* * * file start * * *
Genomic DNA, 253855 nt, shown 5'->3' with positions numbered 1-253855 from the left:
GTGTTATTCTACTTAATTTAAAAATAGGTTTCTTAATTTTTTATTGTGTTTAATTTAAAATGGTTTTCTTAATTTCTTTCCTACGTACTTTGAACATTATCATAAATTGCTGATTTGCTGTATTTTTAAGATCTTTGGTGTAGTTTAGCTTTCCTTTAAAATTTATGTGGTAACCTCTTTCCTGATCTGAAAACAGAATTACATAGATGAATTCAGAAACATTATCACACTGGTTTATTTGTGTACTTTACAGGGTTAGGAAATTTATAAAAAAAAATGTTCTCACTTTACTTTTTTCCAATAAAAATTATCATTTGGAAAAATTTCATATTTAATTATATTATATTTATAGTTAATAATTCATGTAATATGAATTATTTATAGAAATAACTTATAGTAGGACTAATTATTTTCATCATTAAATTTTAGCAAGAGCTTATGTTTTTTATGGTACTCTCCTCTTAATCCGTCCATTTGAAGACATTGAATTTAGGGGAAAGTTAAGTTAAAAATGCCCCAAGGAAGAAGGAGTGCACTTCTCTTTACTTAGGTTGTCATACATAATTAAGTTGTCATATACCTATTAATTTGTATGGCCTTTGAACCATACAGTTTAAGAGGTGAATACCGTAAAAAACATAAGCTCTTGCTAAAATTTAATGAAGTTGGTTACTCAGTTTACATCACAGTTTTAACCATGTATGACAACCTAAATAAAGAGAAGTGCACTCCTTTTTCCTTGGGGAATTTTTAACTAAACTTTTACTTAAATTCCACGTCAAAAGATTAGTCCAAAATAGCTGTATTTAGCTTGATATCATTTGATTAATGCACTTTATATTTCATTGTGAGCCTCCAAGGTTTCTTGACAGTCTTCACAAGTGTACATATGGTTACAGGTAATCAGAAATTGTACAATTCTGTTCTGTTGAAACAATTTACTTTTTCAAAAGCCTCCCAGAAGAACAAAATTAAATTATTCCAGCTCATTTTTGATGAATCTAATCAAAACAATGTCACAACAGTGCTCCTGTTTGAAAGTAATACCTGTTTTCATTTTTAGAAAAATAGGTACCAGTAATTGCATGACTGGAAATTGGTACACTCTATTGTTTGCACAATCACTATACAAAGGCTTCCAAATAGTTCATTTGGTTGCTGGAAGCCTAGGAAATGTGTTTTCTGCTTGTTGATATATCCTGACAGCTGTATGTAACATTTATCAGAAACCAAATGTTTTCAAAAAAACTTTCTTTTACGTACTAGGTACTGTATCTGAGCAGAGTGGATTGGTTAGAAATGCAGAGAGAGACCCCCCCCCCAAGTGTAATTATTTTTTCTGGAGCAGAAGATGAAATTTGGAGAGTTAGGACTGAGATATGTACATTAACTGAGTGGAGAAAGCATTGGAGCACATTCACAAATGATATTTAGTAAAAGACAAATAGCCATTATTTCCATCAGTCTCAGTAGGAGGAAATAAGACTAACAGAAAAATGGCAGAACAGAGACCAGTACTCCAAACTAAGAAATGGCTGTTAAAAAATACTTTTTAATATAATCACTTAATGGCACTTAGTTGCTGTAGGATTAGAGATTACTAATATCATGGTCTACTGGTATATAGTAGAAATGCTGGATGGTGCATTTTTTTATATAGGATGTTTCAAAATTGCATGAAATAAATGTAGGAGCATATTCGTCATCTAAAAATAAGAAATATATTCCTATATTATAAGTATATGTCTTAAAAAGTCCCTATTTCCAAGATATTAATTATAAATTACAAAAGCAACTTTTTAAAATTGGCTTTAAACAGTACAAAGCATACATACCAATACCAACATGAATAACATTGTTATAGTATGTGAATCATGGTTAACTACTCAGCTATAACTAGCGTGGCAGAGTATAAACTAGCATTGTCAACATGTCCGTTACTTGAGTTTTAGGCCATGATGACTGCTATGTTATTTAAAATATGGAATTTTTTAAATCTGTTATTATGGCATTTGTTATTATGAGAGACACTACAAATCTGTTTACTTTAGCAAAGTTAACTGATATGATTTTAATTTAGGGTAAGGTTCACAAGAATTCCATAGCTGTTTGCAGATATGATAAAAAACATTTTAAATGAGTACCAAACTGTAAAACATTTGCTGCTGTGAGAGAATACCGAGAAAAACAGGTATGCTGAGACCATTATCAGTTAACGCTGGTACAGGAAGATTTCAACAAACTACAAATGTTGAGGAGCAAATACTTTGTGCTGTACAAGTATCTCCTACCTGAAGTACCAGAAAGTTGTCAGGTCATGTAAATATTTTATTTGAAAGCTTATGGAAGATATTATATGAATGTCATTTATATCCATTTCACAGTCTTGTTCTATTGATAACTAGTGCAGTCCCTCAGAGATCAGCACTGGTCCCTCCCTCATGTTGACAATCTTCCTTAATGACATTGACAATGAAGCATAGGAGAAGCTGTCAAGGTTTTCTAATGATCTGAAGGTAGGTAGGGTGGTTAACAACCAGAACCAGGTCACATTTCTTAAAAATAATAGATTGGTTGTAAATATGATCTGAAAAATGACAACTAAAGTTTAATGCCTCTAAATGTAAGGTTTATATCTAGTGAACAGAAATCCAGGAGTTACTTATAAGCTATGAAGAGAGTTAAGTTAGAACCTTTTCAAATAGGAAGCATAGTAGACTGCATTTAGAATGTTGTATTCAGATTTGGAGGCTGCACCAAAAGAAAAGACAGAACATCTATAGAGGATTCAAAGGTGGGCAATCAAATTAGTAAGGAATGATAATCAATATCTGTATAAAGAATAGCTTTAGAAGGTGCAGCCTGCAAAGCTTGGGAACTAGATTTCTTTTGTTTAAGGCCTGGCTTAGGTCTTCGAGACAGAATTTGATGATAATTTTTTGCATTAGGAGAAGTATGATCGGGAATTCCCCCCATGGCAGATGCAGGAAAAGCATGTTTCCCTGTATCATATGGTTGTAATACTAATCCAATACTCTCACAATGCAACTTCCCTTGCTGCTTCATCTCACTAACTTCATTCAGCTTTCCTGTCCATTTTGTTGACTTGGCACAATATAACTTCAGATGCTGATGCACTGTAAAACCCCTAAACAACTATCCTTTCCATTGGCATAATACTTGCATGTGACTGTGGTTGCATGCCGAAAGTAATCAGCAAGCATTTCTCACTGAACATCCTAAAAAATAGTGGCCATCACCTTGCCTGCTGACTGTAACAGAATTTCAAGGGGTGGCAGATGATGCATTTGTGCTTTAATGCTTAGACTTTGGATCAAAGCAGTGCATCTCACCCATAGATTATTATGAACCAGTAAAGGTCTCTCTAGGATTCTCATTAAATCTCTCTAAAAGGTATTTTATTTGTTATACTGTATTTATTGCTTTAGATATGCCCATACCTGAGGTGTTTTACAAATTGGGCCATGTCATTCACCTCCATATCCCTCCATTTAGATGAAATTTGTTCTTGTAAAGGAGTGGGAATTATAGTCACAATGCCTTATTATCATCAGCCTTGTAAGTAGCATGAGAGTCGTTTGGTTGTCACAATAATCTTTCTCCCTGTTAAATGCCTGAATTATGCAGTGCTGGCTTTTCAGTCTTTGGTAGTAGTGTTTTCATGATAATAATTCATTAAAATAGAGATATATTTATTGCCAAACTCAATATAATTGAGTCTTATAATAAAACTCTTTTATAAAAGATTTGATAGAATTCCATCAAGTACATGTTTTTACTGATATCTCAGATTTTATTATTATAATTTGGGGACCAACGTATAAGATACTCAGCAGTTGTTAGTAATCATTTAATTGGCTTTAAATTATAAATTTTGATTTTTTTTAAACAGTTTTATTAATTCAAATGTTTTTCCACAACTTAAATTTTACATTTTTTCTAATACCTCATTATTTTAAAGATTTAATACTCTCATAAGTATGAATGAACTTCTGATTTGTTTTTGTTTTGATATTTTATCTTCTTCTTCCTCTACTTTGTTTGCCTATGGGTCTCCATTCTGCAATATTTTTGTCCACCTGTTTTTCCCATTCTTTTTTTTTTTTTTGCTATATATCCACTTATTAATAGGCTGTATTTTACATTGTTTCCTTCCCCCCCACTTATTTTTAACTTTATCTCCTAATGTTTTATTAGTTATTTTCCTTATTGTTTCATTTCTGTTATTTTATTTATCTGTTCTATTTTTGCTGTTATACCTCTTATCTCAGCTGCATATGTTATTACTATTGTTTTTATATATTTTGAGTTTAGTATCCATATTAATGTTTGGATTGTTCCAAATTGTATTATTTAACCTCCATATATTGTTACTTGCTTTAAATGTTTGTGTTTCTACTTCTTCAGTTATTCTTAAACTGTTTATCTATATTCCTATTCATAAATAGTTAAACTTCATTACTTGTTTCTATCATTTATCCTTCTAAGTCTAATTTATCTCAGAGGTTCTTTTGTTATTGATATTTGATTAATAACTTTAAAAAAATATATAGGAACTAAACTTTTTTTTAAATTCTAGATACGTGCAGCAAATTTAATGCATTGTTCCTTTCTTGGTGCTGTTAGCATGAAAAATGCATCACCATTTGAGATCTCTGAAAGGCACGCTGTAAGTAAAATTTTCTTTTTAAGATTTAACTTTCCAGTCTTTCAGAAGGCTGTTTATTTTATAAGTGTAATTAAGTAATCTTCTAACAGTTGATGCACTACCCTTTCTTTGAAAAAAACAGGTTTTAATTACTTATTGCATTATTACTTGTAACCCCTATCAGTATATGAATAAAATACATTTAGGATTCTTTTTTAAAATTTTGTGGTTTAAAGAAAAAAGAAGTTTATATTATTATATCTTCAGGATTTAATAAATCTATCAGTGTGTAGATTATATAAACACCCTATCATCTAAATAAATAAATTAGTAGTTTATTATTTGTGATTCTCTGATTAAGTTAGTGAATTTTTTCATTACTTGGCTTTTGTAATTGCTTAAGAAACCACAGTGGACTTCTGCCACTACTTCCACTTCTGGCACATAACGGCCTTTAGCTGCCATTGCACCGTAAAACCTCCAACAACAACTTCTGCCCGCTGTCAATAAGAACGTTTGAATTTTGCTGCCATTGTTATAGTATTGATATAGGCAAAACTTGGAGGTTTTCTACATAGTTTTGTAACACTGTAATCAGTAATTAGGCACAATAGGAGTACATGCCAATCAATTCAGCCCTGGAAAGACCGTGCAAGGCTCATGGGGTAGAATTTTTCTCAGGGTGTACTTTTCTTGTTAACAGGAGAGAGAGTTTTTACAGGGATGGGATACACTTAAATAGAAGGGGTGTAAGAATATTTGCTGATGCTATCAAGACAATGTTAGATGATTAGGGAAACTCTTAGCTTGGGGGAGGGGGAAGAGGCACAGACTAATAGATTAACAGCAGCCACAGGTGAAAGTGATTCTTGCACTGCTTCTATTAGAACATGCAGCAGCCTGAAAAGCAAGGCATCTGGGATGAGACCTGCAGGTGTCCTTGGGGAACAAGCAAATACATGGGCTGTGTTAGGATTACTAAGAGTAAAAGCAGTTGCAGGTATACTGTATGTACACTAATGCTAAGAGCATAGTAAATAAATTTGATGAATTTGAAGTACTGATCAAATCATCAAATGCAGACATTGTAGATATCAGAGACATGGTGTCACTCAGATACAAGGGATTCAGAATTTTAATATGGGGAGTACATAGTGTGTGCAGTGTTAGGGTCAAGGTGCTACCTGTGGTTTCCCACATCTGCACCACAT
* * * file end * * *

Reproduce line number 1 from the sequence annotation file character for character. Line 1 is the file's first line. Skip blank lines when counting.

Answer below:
Genomic DNA, 253855 nt, shown 5'->3' with positions numbered 1-253855 from the left: